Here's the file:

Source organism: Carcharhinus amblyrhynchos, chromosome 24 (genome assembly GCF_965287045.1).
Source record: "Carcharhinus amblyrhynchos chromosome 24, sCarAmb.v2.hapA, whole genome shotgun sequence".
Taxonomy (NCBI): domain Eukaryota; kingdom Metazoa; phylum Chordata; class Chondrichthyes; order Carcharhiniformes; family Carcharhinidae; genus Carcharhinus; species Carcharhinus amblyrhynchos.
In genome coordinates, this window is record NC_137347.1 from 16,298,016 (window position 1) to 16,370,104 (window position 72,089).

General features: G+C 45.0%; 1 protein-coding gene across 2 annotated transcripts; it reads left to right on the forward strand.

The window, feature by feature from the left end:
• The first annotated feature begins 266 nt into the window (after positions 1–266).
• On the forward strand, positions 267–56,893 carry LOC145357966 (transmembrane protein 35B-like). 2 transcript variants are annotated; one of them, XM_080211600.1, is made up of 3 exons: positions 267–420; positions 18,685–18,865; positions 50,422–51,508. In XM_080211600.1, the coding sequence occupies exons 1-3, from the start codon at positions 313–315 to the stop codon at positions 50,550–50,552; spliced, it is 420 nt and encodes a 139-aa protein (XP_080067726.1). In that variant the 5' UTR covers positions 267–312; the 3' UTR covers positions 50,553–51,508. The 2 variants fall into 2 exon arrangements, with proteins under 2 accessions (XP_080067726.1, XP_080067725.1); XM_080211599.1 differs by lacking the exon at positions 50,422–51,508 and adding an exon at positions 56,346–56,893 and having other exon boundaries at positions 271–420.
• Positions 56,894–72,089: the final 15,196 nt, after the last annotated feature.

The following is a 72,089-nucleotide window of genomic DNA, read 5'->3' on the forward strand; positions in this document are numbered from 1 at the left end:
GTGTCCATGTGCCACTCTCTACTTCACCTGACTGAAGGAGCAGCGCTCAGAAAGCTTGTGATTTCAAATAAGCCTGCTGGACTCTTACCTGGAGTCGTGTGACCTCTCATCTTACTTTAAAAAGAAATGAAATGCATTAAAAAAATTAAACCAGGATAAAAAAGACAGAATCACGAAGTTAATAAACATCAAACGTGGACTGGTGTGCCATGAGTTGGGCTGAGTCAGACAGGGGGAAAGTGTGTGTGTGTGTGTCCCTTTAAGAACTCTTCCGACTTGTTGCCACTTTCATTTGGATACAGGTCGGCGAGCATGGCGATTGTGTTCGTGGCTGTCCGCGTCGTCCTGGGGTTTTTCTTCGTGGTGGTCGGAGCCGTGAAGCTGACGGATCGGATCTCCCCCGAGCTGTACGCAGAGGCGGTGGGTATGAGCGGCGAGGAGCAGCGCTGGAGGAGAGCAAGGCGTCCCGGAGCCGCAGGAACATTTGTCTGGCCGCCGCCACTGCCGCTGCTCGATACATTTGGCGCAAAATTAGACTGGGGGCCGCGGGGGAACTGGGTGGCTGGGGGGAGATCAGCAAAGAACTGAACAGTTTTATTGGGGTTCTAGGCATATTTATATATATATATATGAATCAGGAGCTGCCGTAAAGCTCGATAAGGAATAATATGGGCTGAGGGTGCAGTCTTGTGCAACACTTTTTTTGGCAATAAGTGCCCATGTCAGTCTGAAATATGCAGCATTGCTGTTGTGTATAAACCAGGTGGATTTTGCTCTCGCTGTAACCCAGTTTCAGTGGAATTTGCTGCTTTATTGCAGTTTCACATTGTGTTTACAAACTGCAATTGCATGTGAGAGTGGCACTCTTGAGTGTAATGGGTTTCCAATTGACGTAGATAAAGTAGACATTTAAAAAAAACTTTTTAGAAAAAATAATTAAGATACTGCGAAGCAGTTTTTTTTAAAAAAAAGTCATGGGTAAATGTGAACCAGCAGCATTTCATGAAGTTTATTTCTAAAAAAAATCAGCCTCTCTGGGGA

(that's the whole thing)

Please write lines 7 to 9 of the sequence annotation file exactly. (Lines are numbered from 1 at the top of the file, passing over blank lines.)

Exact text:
• The first annotated feature begins 266 nt into the window (after positions 1–266).
• On the forward strand, positions 267–56,893 carry LOC145357966 (transmembrane protein 35B-like). 2 transcript variants are annotated; one of them, XM_080211600.1, is made up of 3 exons: positions 267–420; positions 18,685–18,865; positions 50,422–51,508. In XM_080211600.1, the coding sequence occupies exons 1-3, from the start codon at positions 313–315 to the stop codon at positions 50,550–50,552; spliced, it is 420 nt and encodes a 139-aa protein (XP_080067726.1). In that variant the 5' UTR covers positions 267–312; the 3' UTR covers positions 50,553–51,508. The 2 variants fall into 2 exon arrangements, with proteins under 2 accessions (XP_080067726.1, XP_080067725.1); XM_080211599.1 differs by lacking the exon at positions 50,422–51,508 and adding an exon at positions 56,346–56,893 and having other exon boundaries at positions 271–420.
• Positions 56,894–72,089: the final 15,196 nt, after the last annotated feature.